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VR set to move from gaming to education

Virtual reality is not a concept for the future, it is a growing technology platform which Facebook founder Mark Zuckerberg is betting on becoming an educational platform of choice.

There are predicted to be 16 million VR headset owners in 2022. Photo: iStock

"The VR adoption rate amongst all age ranges is doubling year over year"

This is the view of Quinn Taber, CEO of Immerse, a VR language learning company which has seen early success in particular tech-eager countries such as Japan and is now bringing ELT in VR to the world.

Taber, speaking at a PIE Chat Live, explained that Zuckerberg has invested $7.5 billion into VR research, as he is dedicated to owning the next mainstream tech platform.

Apple owns the iPhone, and other tech devices which enable Facebook to be distributed to the world, illustrated Taber, in a 30-minute conversation with The PIE’s Amy Baker.

Zuckerberg has invested eye-watering amounts due to a “vendetta to own the next computing and educational platform“, he related.

The Facebook founder has predicted that VR will move from a gaming realm in 2015-2020, into a “community gathering and education platformbetween 2020 and 2025.

In Immerse’s experience, the availability of VR headsets and appetite to invest in these is definitely growing, Taber said.

“We particularly use Facebook’s Oculus Quest 2, which is less than $300,” remarked Taber. “That’s the one that has eight million users today.”

Taber pointed to “really impressive stats” around the adoption rate of VR, especially in countries such as Japan, Korea, Taiwan and China.

“The age demographic is kind of what you’d expect, it’s 15 to 30,” said Taber. “But our premise – and our investment thesis as a company – is that VR is on track to becoming ubiquitous.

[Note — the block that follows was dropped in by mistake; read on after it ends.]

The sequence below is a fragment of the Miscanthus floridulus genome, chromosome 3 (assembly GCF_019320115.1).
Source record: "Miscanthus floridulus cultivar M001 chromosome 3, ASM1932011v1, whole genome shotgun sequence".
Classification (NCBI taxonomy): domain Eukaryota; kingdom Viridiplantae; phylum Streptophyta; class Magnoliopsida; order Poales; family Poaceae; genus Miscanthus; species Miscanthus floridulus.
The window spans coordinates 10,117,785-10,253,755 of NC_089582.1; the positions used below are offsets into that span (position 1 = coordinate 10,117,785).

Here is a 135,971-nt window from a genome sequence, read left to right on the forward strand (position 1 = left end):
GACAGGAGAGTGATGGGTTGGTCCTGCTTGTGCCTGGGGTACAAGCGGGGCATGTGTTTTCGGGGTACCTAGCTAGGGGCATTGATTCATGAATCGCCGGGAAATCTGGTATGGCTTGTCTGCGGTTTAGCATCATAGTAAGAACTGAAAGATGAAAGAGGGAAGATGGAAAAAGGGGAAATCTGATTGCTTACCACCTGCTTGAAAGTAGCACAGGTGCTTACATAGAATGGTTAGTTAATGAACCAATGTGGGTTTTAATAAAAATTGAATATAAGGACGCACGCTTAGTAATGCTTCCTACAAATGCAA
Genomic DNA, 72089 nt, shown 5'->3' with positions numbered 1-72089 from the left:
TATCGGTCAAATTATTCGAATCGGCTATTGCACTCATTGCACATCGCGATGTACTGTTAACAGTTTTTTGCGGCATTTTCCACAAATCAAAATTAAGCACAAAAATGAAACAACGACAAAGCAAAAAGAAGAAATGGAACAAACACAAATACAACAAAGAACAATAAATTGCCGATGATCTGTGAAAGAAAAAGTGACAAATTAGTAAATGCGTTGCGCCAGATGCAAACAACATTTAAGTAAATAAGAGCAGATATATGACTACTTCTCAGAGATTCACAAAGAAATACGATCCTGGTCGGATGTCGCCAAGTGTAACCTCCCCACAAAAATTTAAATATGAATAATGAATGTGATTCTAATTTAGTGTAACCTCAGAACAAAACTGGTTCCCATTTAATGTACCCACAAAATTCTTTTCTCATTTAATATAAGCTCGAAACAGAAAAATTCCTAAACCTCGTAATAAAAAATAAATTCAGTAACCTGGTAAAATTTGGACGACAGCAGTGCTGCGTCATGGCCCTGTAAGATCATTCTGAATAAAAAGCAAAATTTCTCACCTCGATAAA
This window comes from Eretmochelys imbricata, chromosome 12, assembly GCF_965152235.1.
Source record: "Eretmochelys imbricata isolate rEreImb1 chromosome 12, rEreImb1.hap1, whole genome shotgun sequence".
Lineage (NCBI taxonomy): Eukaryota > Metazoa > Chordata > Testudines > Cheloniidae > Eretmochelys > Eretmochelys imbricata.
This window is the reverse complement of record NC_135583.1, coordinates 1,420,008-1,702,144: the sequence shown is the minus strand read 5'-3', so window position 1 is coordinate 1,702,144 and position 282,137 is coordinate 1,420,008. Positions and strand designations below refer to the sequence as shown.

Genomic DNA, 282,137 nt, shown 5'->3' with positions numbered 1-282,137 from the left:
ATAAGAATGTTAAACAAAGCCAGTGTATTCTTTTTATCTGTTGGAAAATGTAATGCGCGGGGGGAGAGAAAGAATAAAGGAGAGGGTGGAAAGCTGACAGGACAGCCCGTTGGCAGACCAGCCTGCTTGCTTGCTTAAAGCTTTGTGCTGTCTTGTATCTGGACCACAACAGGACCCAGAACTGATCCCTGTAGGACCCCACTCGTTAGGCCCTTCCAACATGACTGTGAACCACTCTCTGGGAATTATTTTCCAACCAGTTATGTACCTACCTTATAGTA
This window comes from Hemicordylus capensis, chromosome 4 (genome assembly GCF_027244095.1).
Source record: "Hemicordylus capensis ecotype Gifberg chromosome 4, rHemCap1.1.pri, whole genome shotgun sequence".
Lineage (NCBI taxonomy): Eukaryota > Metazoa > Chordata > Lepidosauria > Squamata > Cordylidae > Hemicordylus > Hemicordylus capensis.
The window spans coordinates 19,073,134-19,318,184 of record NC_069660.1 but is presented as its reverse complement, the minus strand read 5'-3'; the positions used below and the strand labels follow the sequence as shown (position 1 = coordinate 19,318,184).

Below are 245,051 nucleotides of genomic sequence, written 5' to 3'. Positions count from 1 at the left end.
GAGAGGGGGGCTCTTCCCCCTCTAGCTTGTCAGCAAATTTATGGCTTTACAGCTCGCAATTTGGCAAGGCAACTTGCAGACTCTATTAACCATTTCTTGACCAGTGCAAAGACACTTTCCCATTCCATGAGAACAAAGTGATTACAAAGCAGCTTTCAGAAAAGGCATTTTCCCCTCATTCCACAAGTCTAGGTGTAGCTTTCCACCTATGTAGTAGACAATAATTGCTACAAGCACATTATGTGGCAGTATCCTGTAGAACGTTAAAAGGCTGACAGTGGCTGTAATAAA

“It sounds pretty sci-fi for folks that haven’t tried VR or aren’t in the industry day-to-day like we are, but the VR adoption rate amongst all age ranges is doubling year over year.”

“Students love it, they can be playing beach volleyball with a student from Poland and Dubai”

Taber explained that in the same way that people can browse apps and download onto their phone, they can download apps onto their headset. Until now, Immerse’s main route to market has been via education partners, with direct leads especially in Japan as a result of media coverage being referred to partners in the country.

Soon, however, Immerse with flagship partner, EC English, will launch an EC English VR app on headsets.

“A student, as they’re scrolling through Fortnite, and like Nat Geo where you can explore solar systems, they’ll see EC English right there, and they can click and sign up and they’re in –  for EC this is a cool lead gen tool.”

Taber was enthused about the virtual but authentic contextual environments that VR can deliver. Speaking about one “location” that students can study in, which is modelled to be California, he said, “Students love it. They’re like, ‘oh, my God, I’m in Santa Monica right now. And I’m playing beach volleyball with a student from Poland and Dubai.’

“That’s on a par, if not even more exciting, than being able to study abroad somewhere.”

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